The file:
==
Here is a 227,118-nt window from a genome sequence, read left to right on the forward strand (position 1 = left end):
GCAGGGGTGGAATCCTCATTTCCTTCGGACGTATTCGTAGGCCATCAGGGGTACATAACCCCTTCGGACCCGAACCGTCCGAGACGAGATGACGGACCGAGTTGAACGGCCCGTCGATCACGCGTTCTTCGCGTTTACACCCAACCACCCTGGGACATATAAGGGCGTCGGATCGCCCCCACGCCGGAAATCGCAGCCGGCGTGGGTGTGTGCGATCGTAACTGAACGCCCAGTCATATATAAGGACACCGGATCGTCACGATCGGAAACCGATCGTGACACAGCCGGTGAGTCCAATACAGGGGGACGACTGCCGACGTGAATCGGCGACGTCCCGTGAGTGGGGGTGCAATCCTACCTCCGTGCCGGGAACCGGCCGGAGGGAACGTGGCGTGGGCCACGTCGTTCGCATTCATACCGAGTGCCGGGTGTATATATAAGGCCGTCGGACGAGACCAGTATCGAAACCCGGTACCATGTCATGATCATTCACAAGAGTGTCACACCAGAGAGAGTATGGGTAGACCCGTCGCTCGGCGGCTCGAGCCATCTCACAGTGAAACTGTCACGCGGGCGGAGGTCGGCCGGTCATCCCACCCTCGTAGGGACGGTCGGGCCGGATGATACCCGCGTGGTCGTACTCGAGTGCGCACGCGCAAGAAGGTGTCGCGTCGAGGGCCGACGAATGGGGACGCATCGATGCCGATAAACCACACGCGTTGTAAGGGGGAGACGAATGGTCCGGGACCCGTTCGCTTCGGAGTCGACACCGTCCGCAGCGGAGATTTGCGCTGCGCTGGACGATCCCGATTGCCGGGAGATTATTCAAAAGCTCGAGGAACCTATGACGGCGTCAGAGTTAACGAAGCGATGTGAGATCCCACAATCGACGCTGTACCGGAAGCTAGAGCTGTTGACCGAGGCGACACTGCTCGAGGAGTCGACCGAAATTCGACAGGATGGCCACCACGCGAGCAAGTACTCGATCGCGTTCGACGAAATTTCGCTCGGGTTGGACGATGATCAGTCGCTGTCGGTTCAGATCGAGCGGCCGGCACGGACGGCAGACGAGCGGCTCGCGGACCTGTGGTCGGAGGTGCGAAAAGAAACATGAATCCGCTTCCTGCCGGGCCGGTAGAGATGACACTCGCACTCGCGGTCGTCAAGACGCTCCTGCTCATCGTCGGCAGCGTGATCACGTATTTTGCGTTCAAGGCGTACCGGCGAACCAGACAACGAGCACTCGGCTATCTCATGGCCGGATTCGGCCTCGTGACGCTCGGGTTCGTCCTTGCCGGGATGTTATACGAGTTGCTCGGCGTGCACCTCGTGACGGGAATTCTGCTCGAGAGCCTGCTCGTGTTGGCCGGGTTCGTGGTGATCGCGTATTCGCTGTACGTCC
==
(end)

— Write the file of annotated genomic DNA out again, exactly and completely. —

Here is a 227,118-nt window from a genome sequence, read left to right on the forward strand (position 1 = left end):
GCAGGGGTGGAATCCTCATTTCCTTCGGACGTATTCGTAGGCCATCAGGGGTACATAACCCCTTCGGACCCGAACCGTCCGAGACGAGATGACGGACCGAGTTGAACGGCCCGTCGATCACGCGTTCTTCGCGTTTACACCCAACCACCCTGGGACATATAAGGGCGTCGGATCGCCCCCACGCCGGAAATCGCAGCCGGCGTGGGTGTGTGCGATCGTAACTGAACGCCCAGTCATATATAAGGACACCGGATCGTCACGATCGGAAACCGATCGTGACACAGCCGGTGAGTCCAATACAGGGGGACGACTGCCGACGTGAATCGGCGACGTCCCGTGAGTGGGGGTGCAATCCTACCTCCGTGCCGGGAACCGGCCGGAGGGAACGTGGCGTGGGCCACGTCGTTCGCATTCATACCGAGTGCCGGGTGTATATATAAGGCCGTCGGACGAGACCAGTATCGAAACCCGGTACCATGTCATGATCATTCACAAGAGTGTCACACCAGAGAGAGTATGGGTAGACCCGTCGCTCGGCGGCTCGAGCCATCTCACAGTGAAACTGTCACGCGGGCGGAGGTCGGCCGGTCATCCCACCCTCGTAGGGACGGTCGGGCCGGATGATACCCGCGTGGTCGTACTCGAGTGCGCACGCGCAAGAAGGTGTCGCGTCGAGGGCCGACGAATGGGGACGCATCGATGCCGATAAACCACACGCGTTGTAAGGGGGAGACGAATGGTCCGGGACCCGTTCGCTTCGGAGTCGACACCGTCCGCAGCGGAGATTTGCGCTGCGCTGGACGATCCCGATTGCCGGGAGATTATTCAAAAGCTCGAGGAACCTATGACGGCGTCAGAGTTAACGAAGCGATGTGAGATCCCACAATCGACGCTGTACCGGAAGCTAGAGCTGTTGACCGAGGCGACACTGCTCGAGGAGTCGACCGAAATTCGACAGGATGGCCACCACGCGAGCAAGTACTCGATCGCGTTCGACGAAATTTCGCTCGGGTTGGACGATGATCAGTCGCTGTCGGTTCAGATCGAGCGGCCGGCACGGACGGCAGACGAGCGGCTCGCGGACCTGTGGTCGGAGGTGCGAAAAGAAACATGAATCCGCTTCCTGCCGGGCCGGTAGAGATGACACTCGCACTCGCGGTCGTCAAGACGCTCCTGCTCATCGTCGGCAGCGTGATCACGTATTTTGCGTTCAAGGCGTACCGGCGAACCAGACAACGAGCACTCGGCTATCTCATGGCCGGATTCGGCCTCGTGACGCTCGGGTTCGTCCTTGCCGGGATGTTATACGAGTTGCTCGGCGTGCACCTCGTGACGGGAATTCTGCTCGAGAGCCTGCTCGTGTTGGCCGGGTTCGTGGTGATCGCGTATTCGCTGTACGTCC